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Hi there,

what is the difference between:

* The old man has been in the hospital for 5 months
* The old man has been in the hospital since 5 months ago.

And the difference between:

* I haven't played tennis since 5 months ago
* I haven't been playing tennis since 5 months ago
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DaxiaoaixadHi there,

what is the difference between:

* The old man has been in the hospital for 5 months
* The old man has been in the hospital since 5 months ago.

And the difference between:

* I haven't played tennis since 5 months ago
* I haven't been playing tennis since 5 months ago
The first, "The old man has been in the hospital for 5 months" normally means that the old man is in hospital at the time of saying that sentence, but it can also mean that he once had the experience of being in hospital for 5 months.

The second sentence, "The old man has been in the hospital since 5 months ago.", though unusual in use, could mean that he was in hospital 5 months ago, was discharged, and then was later readmitted.
You'll see this has already been discussed: "Since a long time ago"

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PieanneYou'll see this has already been discussed: "Since a long time ago"



I think you'll find that it will also be discussed many times more. It's a common question in ESL circles.
Hi Dax,

When we use “since”, we typically should understand the current reference of time or at least it’s understood.

Ex: 1) John told his boss Mary when she walked in the office (at 8:30 am} “ I have been up since 5 o’clock working to finish the presentation at noon today”. Another way to remember is that, “since” refers back from the passed time to present.



2) “For” is used to focus on the duration of time in which something has already happened . If you want to make reference of something at the present to connect time already passed, then use” For”.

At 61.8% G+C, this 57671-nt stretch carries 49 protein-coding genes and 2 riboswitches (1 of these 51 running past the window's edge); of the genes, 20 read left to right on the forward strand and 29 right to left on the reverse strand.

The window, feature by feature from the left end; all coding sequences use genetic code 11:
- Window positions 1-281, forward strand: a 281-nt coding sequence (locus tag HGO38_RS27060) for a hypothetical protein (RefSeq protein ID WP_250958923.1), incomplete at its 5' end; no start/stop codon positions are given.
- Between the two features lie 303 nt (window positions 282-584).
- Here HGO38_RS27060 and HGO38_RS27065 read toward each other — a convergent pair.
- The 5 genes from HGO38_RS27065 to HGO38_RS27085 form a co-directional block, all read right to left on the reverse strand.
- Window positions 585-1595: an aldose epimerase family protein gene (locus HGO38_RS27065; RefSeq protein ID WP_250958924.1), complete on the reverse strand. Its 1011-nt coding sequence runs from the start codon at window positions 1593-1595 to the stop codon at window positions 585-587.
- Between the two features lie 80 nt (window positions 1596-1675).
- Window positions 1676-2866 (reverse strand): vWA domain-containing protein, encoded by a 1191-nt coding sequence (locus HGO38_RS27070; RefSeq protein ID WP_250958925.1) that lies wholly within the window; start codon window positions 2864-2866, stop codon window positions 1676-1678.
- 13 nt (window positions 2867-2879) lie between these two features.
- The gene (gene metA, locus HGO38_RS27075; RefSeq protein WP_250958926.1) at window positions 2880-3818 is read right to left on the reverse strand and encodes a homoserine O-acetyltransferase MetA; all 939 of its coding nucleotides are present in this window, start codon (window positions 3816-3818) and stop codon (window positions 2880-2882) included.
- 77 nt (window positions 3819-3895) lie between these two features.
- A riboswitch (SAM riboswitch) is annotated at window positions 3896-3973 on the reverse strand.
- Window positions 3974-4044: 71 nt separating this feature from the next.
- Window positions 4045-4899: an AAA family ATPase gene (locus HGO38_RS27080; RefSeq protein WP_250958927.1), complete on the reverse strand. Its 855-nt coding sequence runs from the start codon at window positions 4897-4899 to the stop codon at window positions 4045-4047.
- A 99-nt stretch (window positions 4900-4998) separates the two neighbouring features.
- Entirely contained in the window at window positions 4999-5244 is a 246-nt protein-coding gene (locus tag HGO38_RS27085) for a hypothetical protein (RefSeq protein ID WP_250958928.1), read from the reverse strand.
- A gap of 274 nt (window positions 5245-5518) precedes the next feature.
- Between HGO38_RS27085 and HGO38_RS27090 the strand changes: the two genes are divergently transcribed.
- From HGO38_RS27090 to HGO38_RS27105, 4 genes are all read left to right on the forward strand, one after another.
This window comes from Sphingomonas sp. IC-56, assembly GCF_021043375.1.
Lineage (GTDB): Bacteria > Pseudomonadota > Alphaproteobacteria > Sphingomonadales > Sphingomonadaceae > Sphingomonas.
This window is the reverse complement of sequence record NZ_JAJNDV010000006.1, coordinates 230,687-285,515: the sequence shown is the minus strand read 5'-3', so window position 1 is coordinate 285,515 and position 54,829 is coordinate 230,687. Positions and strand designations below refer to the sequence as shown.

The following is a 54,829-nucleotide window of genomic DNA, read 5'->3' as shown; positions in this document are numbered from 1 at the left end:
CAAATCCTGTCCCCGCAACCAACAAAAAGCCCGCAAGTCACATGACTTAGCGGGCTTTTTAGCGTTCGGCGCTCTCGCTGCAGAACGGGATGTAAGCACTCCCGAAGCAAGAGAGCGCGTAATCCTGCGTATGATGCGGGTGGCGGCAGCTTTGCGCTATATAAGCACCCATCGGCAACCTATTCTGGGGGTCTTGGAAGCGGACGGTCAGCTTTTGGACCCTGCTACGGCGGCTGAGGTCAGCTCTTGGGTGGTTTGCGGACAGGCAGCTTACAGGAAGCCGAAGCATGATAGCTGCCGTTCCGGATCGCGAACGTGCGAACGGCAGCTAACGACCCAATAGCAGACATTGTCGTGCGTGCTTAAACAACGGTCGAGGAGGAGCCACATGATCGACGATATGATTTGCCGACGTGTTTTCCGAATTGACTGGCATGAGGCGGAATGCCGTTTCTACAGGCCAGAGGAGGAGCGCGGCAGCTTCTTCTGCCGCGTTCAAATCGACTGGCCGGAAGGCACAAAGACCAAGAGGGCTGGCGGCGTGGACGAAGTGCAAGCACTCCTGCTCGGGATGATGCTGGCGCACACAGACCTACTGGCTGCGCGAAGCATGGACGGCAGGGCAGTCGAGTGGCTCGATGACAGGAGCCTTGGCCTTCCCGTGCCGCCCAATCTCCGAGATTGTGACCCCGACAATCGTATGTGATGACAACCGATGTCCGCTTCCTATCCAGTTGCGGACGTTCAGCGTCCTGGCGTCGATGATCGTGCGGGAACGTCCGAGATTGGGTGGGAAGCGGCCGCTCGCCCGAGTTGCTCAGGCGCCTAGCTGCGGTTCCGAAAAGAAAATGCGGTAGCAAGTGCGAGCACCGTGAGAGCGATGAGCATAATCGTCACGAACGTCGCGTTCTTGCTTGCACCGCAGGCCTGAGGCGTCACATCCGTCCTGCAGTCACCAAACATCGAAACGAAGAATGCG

Ex: I’ve living at this address for 5 years

I have worked for the same boss for 3 years. (not since 3 years ago)
Daxiaoaixad,

The versions with "since" are understandable but completely unidiomatic.
You should use "for".

I haven't played tennis for five months.
I haven't been playing tennis for five months.


In this pair, the second is unusual. There is no need to be specific about the continuous aspect of a negative action, that is, the absence of an action.

CJ
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CalifJimDaxiaoaixad,

The versions with "since" are understandable but completely unidiomatic.
You should use "for".

I haven't played tennis for five months.
I haven't been playing tennis for five months.


In this pair, the second is unusual. There is no need to be specific about the continuous aspect of a negative action, that is, the absence of an action.

CJ

Hi CalifJim,

I see. Another question concerning "since".

* He has been working for the same company since ages.

Is it correct or we should say "for ages"?
CalifJim is not online for the moment, so allow me to butt in...

It's "for ages"; "ages" refers to a (very long) duration, try to replace it with "centuries", or "over ten years", you'll see it cannot be "since".
PieanneCalifJim is not online for the moment, so allow me to butt in...

It's "for ages"; "ages" refers to a (very long) duration, try to replace it with "centuries", or "over ten years", you'll see it cannot be "since".
thank you. I got the differences.

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